Next to SANs local storage for VDI is another option for both performance and cost. But for recovery, this isn’t quite that good a solution. The idea of having non-persistent disks (in a pool) or a combination of that with persistent disks is not something I can see fly with our users. And frankly, a show of hands at BriForum seems to indicate that this isn’t very widespread. VDI takes really high-performance storage, isolated from your server virtualization to make it a success. On top of that if you need control, rapid provisioning, user virtualization &  workspace management in a layered/abstracted way. Lost of interest there but again, yet more tools to get it done. Then there is also application virtualization, terminal service-based solutions etc. So we get a more involved, divers, and expensive solution compared to server virtualization. Now to offset these costs we need to look at what we can gain. So where do the benefits to be found?

With non-persistent disk you have rapid provisioning of know good machines in a pool but your environment must accept this and I don’ see this flying well in face of the reality of consumerization of ICT. De-duplication and thin provisioning help to get the storage needs under control but the bigger the client-side storage needs and the more diverse these are the fewer gains can be found there. Better control, provisioning, resource sharing, manageability, disaster recovery, it is all possible but it is all so very specific to the environment compared to server virtualization and some solutions contradict gains that might have been secured with other approaches (disaster recovery, business continuity with SAN versus local storage). One of the most interesting possibilities for the environment I described was perhaps doing virtualization on the client. I look at it as booting from VHD in the Windows 7 era but on steroids. If you can save guard the images/disks on a SAN  with de-duplication & thin provisioning you can have high availability & business continuity as losing the desktops is a matter of pushing to VM to other hardware which due to abstraction by virtualization should be a problem. It also deals with the network issues of VDI, a hidden bottleneck as most people focus on the storage. Truth be told, the bandwidth we consume is that big, it could be that VDI might have it best improvements for us on that front.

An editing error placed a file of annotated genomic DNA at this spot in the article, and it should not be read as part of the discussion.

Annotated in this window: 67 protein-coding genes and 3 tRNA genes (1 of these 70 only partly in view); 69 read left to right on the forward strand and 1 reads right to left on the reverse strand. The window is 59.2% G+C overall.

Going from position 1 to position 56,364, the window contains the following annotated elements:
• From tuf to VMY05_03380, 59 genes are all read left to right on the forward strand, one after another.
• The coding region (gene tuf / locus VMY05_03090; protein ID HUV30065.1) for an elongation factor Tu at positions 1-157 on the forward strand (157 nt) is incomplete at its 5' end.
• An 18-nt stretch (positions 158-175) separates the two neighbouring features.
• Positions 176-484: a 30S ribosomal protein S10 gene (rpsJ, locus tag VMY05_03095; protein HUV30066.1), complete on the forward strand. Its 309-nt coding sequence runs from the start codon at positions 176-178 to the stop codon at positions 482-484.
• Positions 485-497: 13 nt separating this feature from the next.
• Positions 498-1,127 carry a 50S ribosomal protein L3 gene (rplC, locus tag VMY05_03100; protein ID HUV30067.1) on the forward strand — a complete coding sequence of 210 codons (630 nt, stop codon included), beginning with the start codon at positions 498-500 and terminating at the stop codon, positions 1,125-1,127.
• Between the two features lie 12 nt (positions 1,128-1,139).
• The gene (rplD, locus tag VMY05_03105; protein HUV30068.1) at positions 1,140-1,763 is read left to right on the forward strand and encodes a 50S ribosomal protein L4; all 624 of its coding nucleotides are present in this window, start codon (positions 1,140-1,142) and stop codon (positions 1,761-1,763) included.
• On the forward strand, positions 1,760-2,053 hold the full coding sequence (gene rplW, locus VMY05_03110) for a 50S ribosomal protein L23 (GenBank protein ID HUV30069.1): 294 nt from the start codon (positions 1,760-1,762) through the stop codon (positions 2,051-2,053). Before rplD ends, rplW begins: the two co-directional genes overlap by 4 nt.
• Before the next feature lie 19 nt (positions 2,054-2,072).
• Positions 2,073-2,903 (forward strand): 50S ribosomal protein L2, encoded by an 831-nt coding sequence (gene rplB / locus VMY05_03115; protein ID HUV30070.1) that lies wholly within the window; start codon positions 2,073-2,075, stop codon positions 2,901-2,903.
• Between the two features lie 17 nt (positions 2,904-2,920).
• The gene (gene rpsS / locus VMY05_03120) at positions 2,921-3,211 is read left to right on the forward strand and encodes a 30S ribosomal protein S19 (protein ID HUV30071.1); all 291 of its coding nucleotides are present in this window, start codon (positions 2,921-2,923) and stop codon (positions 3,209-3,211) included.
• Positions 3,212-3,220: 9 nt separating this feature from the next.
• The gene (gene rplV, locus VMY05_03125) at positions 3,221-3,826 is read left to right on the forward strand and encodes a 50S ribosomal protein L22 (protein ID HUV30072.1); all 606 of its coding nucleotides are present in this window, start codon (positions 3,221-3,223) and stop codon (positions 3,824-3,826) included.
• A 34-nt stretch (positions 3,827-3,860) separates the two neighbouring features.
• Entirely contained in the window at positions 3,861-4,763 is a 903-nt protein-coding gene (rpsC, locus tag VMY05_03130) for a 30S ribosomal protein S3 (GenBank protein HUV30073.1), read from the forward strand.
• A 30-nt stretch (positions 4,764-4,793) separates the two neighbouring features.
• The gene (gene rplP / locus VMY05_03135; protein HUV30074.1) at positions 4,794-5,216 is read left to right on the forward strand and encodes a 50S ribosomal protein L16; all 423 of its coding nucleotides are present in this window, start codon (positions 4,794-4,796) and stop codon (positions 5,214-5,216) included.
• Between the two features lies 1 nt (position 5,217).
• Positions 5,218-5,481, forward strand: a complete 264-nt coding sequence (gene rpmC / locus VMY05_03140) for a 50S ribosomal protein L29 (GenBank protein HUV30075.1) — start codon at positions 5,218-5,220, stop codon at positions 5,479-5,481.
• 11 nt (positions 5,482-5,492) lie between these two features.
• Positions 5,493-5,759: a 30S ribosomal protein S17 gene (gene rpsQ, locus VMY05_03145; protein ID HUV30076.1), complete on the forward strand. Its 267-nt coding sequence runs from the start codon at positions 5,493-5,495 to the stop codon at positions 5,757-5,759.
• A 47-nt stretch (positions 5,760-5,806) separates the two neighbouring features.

Somewhat surprising was that Microsoft, whilst being really present at PubForum in Dublin, was nowhere to be seen at BriForum. Citrix was saving it’s best for its own conference (Synergy) I think. Too bad, I mean when talking about VDI in 2011 we’re talking about Windows 7 for the absolute majority of implementations and Citrix has a strong position in VDI really giving VMware a run for their money. Why miss the opportunity? And yesterday at TechEd USA we heard about the HSBC story of a 100.000 seat VDI solution on Hyper-V http://www.microsoft.com/Presspass/press/2011/may11/05-16TechEd11PR.mspx.